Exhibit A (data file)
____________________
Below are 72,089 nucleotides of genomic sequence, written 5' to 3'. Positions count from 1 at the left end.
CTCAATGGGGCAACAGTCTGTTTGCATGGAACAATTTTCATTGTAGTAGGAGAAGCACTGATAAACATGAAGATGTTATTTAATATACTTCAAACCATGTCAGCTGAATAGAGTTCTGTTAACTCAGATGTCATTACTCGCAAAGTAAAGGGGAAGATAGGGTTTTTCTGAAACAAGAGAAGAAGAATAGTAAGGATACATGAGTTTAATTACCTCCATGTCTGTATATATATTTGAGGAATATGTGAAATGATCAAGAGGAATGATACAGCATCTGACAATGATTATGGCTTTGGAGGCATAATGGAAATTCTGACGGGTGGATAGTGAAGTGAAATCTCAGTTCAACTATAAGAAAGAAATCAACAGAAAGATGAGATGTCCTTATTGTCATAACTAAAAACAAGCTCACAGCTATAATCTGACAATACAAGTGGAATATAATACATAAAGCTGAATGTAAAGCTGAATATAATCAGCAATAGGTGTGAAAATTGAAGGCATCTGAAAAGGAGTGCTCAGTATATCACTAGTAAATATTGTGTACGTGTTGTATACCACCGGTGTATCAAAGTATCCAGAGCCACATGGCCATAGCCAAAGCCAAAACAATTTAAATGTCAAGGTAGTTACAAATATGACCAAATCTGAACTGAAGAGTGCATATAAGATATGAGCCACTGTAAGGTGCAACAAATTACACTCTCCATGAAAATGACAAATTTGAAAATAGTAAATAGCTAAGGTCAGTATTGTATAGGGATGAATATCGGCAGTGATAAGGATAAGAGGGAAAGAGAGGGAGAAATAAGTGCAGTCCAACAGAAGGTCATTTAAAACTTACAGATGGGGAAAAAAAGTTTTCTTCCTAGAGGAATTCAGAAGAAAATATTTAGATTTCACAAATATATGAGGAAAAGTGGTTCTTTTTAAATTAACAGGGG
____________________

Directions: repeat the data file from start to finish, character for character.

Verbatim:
Below are 72,089 nucleotides of genomic sequence, written 5' to 3'. Positions count from 1 at the left end.
CTCAATGGGGCAACAGTCTGTTTGCATGGAACAATTTTCATTGTAGTAGGAGAAGCACTGATAAACATGAAGATGTTATTTAATATACTTCAAACCATGTCAGCTGAATAGAGTTCTGTTAACTCAGATGTCATTACTCGCAAAGTAAAGGGGAAGATAGGGTTTTTCTGAAACAAGAGAAGAAGAATAGTAAGGATACATGAGTTTAATTACCTCCATGTCTGTATATATATTTGAGGAATATGTGAAATGATCAAGAGGAATGATACAGCATCTGACAATGATTATGGCTTTGGAGGCATAATGGAAATTCTGACGGGTGGATAGTGAAGTGAAATCTCAGTTCAACTATAAGAAAGAAATCAACAGAAAGATGAGATGTCCTTATTGTCATAACTAAAAACAAGCTCACAGCTATAATCTGACAATACAAGTGGAATATAATACATAAAGCTGAATGTAAAGCTGAATATAATCAGCAATAGGTGTGAAAATTGAAGGCATCTGAAAAGGAGTGCTCAGTATATCACTAGTAAATATTGTGTACGTGTTGTATACCACCGGTGTATCAAAGTATCCAGAGCCACATGGCCATAGCCAAAGCCAAAACAATTTAAATGTCAAGGTAGTTACAAATATGACCAAATCTGAACTGAAGAGTGCATATAAGATATGAGCCACTGTAAGGTGCAACAAATTACACTCTCCATGAAAATGACAAATTTGAAAATAGTAAATAGCTAAGGTCAGTATTGTATAGGGATGAATATCGGCAGTGATAAGGATAAGAGGGAAAGAGAGGGAGAAATAAGTGCAGTCCAACAGAAGGTCATTTAAAACTTACAGATGGGGAAAAAAAGTTTTCTTCCTAGAGGAATTCAGAAGAAAATATTTAGATTTCACAAATATATGAGGAAAAGTGGTTCTTTTTAAATTAACAGGGG